For example, beer is believed to help in the prevention of cancer. A flavonoid compound called xanthohumol is found in the hops commonly used in brewing beer. This substance has been found to play a major role in the prevention of cancer, especially prostate cancer. Beer is also a good source of polyphenols, due to the grains used for fermentation. Polyphenols have been proven effective in fighting cancer, just as in red wine.

A reduced risk of cardiovascular disease has also been reported. Due to the presence of vitamin B6, beer protects against heart disease by reducing levels of homocysteine. This is a substance which appears to be a reliable predictor of blood vessel inflammation. B6 also has a thinning effect on the blood, preventing the formation of clots, which can lead to blockage of vessels supplying the heart, resulting in a decreased risk of a heart attack.

Moderate consumption of alcohol, in whatever form you choose, also appears to reduce the levels of inflammation in the blood. Research is showing that this is a major cause of plaque formation in arteries, known as atherosclerosis (aka hardening of the arteries). This form of arterial disease has many dangerous consequences.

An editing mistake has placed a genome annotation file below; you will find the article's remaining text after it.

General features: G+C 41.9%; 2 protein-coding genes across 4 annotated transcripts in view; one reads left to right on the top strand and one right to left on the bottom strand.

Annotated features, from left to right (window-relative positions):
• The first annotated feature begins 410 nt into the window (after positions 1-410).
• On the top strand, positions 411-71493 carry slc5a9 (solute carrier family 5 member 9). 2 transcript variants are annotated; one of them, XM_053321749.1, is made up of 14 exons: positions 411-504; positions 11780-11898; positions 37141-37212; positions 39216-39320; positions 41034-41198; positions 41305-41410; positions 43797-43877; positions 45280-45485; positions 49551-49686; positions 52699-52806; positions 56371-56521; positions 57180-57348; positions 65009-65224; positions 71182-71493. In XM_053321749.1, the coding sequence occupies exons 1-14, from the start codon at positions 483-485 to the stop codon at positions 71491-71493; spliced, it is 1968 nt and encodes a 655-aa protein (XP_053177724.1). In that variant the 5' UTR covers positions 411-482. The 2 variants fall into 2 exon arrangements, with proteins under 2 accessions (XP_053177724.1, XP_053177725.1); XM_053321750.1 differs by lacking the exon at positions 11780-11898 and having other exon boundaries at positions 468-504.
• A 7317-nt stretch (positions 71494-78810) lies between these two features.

A couple of beers a day can actually strengthen your bones and reduce your risk of fractures, according to research performed at Tufts University. Moderate intake is shown to increase bone density, thereby preventing the risk of fractures and osteoporosis. In this study, men who had one or two brews had up to 4.5 percent greater bone density than non-drinkers (although drinking more than two beers was associated with up to 5.2 percent lower density!)